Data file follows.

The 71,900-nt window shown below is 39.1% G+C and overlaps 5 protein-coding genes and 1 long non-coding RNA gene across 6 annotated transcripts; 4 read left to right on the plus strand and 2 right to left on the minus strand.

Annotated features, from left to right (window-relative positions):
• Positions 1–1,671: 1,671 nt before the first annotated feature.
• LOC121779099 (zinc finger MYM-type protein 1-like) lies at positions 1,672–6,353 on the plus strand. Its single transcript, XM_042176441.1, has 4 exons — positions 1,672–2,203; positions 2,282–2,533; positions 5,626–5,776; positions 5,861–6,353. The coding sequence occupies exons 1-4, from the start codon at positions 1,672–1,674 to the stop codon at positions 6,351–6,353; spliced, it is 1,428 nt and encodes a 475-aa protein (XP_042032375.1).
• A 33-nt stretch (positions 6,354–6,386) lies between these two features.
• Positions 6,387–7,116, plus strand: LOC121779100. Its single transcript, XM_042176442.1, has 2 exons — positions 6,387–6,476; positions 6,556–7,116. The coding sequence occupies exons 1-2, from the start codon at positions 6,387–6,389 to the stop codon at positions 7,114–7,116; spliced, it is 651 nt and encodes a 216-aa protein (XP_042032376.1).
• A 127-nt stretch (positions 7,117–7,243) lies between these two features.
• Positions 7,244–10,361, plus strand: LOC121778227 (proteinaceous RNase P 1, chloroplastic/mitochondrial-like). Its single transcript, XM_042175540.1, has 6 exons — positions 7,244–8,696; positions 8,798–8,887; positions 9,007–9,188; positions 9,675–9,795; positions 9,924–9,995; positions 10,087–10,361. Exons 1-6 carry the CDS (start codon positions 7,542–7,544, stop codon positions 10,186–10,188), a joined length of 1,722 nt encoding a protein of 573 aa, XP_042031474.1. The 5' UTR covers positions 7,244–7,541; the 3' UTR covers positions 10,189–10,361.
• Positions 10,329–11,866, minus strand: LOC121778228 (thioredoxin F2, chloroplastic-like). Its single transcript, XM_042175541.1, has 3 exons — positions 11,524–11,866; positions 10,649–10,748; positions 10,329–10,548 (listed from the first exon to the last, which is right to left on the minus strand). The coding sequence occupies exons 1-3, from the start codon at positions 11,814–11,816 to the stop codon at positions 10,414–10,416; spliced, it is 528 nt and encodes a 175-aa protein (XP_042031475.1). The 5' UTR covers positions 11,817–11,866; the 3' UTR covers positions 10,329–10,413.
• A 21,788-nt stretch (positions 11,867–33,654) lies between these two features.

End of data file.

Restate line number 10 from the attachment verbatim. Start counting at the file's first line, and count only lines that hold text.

• A 21,788-nt stretch (positions 11,867–33,654) lies between these two features.